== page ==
In public transport, in rail and air traffic vehicle rotations must be constructed on the basis of a given timetable. Usually, the vehicles are of several types or sizes and they are stationed at a number of depots. Furthermore, there are rules for the construction of rotations for these vehicles, must notably for the feasibility of deadhead trips and the assignment of vehicles to depots. The main goal in vehicle scheduling is to minimize the fleet size, secondary goals are to minimize variable costs or operational criteria such as the number of line hops.

The result of the project is an optimization tool VS-OPT that solves vehicle scheduling problems using integer programming techniques. The algorithmic core implements a novel Lagrangean pricing technique that allows to solve even largest instances to proven fleet optimality. VS-OPT is available in industrial scheduling systems (MICROBUS II and BERTA) and in use in many public transport companies throughout the world. A part of VS-OPT, the min-cost flow solver MCF can be downloaded; it can be freely used for academic purposes.

Signifcant cost reductions by VS-OPT are documented.

Problem

Vehicle scheduling is a step in the operational planning process in public transport. Starting point is a timetable, which defines the so-called timetabled trips. The task of vehicle scheduling is to cover these trips with rotations of suitable vehicles. To build these rotations, the timetabled trips are linked by so-called deadhead trips, which come in several types, such as pull-out and pull-in trips from and to a depot, other unloaded trips, or just by waiting "trips" at a station. The choice of pull-out and pull-in trips decides, in particular, the assignment of vehicles to depots.

Vehicle scheduling is governed by three types of rules. First, there are different types of vehicles, and not every vehicle is suited for every trip: Capacity limits, quality requirements, or constraints such as limited headroom can force or forbid the use of a certain vehicle type for a trip. Second, minimum turning times, line change restrictions, and similar rules for connecting two timetabled trips have to be taken into account. Third, there are capacity restrictions for the availability of vehicles of various types at the depots.

The main goal of vehicle scheduling is fleet minimization, i.e., a minimization of fixed costs. Subordinate goals can be variable costs, stability criteria such as the number of line changes, or anticipated duty scheduling criteria such as the existence of time slots that can be used for breaks.

Method

Vehicle scheduling is a combinatorial problem that is well suited for mathematical optimization. It can be formulated as a multi-commodity flow problem and solved with integer programming techniques.

The starting point for a mathematical approach is a graph theoretic formulation of the problem in the form of a vehicle scheduling digraph. The nodes of this digraph are the timetabled trips and the depots. Timetabled trips and depots are connected by arcs that model the possible deadhead trips. Putting appropriate weights on these arcs allows to formulate all kinds of optimization objectives. In this graph, a vehicle rotation corresponds to a depot-consistent path. The vehicle scheduling problem translates into the question to find a set of depot-consistent paths that cover each timetabled trip once and only once. This problem is known as a multi-commodity flow problem of combinatorial optimization.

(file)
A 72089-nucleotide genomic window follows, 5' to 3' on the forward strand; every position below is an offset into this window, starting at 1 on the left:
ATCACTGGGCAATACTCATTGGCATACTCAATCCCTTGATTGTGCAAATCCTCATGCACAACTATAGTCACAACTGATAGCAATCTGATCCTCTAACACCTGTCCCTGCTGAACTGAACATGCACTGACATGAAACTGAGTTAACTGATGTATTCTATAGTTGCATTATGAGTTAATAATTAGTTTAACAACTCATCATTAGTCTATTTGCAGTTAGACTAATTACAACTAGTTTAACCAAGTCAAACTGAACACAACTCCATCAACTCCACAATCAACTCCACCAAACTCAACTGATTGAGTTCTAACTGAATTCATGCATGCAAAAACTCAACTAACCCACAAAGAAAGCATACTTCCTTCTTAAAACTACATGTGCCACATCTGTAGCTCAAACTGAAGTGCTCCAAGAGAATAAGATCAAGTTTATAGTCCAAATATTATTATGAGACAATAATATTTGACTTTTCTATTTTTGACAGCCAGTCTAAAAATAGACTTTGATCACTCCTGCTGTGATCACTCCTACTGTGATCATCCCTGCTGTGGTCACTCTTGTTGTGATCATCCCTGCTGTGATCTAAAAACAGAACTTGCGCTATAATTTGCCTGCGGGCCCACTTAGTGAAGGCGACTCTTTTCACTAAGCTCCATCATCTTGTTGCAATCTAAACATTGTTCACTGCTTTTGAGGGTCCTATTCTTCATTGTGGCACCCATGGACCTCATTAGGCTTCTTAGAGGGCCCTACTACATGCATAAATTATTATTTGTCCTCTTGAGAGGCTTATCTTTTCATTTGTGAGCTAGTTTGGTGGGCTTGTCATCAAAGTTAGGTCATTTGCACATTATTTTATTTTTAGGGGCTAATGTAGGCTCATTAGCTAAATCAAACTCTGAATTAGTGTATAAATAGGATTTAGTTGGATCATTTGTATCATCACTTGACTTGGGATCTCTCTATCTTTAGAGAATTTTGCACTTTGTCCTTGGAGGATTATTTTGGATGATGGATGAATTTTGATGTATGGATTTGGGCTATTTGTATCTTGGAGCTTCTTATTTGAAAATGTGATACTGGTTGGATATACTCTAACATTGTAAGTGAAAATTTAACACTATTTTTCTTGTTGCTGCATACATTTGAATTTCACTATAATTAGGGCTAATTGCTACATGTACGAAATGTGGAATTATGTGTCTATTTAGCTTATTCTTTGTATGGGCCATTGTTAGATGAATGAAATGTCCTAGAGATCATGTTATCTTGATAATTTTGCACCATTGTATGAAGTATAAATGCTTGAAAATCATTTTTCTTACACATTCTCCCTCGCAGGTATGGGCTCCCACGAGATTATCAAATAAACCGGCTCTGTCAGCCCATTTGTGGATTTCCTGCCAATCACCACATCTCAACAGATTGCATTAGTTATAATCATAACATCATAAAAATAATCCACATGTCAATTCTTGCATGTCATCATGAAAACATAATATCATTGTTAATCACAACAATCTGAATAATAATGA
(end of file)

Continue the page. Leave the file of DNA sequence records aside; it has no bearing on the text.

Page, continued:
Multi-commodity flow problems are well studied. The main difficulty in applying the known results to vehicle scheduling problems arising in public transit is the enormous size of these instances. In fact, planning graphs involving tens of thousands of timetabled trips and 100 million and more deadhead trips (which are the degrees of freedom!) are not unusual. We have developped a novel Lagrangean pricing method in order to search these gigantic graphs (without resorting to heuristic simplifications). The principle is to identify, in a precise mathematical sense, promising deadhead trips by means of single-commodity flow relaxations. These deadheads, time and again updated, are analyzed with LP and Lagrange-Techniques to produce lower bounds as well as high quality solutions, which are derived using a special heuristic that resolves depot-conflicts in the relaxation.

In all practical instances that we have encountered, the lower and upper bounds on the fleet size coincide, i.e., practical vehicle scheduling problems of arbitrary size can be solved to proven fleet optimality. Also, the secondary optimization criteria are usually within 99% of the optimum.

Results

Our vehicle scheduling optimization tool VS-OPT is integrated into the commercial planning systems MICROBUS II of IVU Traffic Technologies AG and BERTA of the Berliner Verkehrsbetriebe (BVG) and commercially marketed. Further development and support is done by the ZIB spin-off company Löbel, Borndörfer & Weider GbR. The tool is in use in many public transport companies, among them Athens, Berlin, Bonn, Connex Germany, DB Regio, Genova, Milan, Munich, and Norgesbus.

The SWB Bonn report that the optimization of their production plan for 30/06/2001 with VS-OPT has resulted in savings of 5 out of 201 vehicles.